We speak to Anthony Cally, the writer, director and vfx specialist, about his journey and the launch of his new film; Love and love not.


The visual artist – Anthony Cally is the man behind the special effects in television and movies, with an indisputable work ethic coupled with a creative mind, he is also an acclaimed writer and director.

If you haven’t heard of Anthony Cally on this side of the pond, his name is connected to some of the most iconic action movies such as See (starring Jason Momoa) and Fast and furious 9 (Vin Diesel) for visual effects. 

I love my job, especially when I meet people who cross genres, can’t be filed and build on a talent base. His writing and directing portfolio now include Waiting and Love and Love not

A photo of Anthony Cally, the writer, director and vfx specialist, about his journey and the launch of his new film; Love and love not.of his new film.
Anthony Cally

Anthony Cally Awards

Anthony Cally’s unique combination of skills has seen him pick up many notable awards. Undoubtedly a thirst to develop his writing skills will, in my opinion, carve a brand from his name. 

The ethos that surrounds creativity flows quite naturally in Anthony, but I firmly believe his work ethic and his story will resonate with new talent. Perhaps on a level where they need to be coaxed into a complimentary genre or have doubts about taking a predefined professional path.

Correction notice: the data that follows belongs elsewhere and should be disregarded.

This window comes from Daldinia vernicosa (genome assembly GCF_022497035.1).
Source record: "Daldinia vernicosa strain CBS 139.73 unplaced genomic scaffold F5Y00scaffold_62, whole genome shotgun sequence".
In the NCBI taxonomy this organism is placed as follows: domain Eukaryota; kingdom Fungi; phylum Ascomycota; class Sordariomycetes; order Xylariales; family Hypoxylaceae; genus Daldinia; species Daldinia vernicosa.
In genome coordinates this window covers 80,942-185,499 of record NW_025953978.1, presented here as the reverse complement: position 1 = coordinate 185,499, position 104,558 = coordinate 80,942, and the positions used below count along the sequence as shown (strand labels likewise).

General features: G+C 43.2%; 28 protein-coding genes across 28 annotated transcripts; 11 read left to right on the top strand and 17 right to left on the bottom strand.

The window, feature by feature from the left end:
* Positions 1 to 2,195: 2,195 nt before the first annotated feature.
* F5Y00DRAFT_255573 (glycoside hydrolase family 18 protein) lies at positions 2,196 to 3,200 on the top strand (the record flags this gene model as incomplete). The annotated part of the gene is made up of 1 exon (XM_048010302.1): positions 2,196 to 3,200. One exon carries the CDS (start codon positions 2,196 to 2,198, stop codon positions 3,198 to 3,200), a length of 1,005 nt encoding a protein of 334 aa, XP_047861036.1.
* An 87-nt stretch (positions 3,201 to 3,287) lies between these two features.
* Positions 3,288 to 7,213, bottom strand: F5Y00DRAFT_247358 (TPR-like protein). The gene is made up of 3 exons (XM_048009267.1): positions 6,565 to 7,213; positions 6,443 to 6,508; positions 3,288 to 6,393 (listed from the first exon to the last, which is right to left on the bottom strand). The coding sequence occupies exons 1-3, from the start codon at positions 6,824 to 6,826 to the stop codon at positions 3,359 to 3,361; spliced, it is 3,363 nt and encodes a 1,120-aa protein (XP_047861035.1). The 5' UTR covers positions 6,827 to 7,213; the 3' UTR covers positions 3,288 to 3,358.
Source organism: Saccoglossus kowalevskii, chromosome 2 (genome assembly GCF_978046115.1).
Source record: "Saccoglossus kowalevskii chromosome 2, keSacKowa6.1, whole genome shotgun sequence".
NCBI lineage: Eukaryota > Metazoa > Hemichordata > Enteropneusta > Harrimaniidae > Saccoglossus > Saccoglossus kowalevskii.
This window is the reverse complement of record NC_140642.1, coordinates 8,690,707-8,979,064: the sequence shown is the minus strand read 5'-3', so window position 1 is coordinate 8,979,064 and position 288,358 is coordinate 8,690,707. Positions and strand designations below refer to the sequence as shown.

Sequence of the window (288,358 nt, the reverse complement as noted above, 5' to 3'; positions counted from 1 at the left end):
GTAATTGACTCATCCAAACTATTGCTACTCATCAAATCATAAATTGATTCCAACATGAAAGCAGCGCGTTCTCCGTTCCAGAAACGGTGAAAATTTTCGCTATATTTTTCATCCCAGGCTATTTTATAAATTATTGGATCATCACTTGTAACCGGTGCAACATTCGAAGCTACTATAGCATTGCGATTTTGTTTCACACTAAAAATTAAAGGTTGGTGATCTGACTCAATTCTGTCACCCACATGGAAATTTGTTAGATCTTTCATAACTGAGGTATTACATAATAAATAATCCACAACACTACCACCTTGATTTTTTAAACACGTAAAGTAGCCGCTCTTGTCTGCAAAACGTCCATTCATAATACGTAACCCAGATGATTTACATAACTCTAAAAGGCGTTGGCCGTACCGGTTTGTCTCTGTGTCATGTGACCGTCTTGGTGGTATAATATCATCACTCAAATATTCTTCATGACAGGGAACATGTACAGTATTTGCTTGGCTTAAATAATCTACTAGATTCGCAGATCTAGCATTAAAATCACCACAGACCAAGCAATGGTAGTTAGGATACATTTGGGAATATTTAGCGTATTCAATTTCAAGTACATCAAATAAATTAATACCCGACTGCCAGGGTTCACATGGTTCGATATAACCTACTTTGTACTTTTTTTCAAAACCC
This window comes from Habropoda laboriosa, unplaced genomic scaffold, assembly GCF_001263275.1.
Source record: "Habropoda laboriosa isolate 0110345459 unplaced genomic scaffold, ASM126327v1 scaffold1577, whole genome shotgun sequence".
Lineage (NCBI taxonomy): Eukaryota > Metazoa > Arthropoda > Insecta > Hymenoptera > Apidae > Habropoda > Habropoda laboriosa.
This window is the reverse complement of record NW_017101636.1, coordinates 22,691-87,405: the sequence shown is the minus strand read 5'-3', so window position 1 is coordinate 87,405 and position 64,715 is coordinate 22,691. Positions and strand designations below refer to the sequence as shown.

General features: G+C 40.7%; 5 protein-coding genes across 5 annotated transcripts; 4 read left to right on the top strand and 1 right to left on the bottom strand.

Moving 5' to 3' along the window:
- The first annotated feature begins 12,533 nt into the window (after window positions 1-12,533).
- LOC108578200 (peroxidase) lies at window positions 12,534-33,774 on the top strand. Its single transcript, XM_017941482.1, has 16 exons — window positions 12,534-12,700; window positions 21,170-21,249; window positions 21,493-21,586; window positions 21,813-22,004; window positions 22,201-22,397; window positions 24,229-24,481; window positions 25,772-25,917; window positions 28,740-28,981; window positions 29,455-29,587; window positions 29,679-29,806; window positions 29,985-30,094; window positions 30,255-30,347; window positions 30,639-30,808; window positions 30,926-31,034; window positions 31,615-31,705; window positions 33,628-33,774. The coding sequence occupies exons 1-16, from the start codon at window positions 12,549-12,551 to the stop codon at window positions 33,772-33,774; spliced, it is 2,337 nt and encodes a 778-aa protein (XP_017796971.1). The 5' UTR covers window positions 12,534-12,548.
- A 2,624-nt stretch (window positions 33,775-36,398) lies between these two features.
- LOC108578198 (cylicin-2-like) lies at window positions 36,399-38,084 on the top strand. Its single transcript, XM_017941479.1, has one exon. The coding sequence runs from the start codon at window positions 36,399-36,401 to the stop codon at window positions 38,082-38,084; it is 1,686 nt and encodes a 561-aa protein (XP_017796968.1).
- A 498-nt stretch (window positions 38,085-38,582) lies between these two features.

The Visual Artist – Anthony Cally

Anthony Cally Portfolio

On a personal note, I have watched many of the projects that he has been involved with, such as ColonyGrey’s AnatomyNCISThe Exorcist, and Ray Donovan, to name a few. His gruelling work ethic meant that I had to be extremely patient to secure an interview with him, and so I’m very grateful that we managed to tie it down. I know that his inspiring story will motivate, inspire and resonate with our audience.

Anthony Cally – Love and love not

Did you find your industry, or did it find you?

I grew up in a huge cinefile and watched anything I could get my hands on. So movies were always in the back of my mind. It wasn’t until college that I seriously considered getting into the industry. I went for history, thinking I was going to be a professor of some sort with a pipe and tweed jacket. But I found the campus television station. Not long I was greenlit for my own show, and that’s when I knew I needed to do work in the medium in this life.

When did you realise that you had a talent?

I don’t know if there was a singular moment where I thought I had talent. I just knew that this was something I needed to do. I was hoping by trial and error; I would find some talent.

Who was your influence?

My favourite directors are Akira Kurosawa, Federico Fellini and Martin Scorsese. The idea that Someone like Kurosawa, whose culture, land, and influence is something that I have no real connection to ( being from Japan like he was) but being so moved by his people and struggles made me realise just how magical cinema was. And how connected we all are, how we all have similar human trials. How he makes a film is like every frame being a beautiful canvas that belongs in a museum. If Fellini is the maestro, that Kurosawa is the master, and I consider him my teacher, the guru I never got to meet.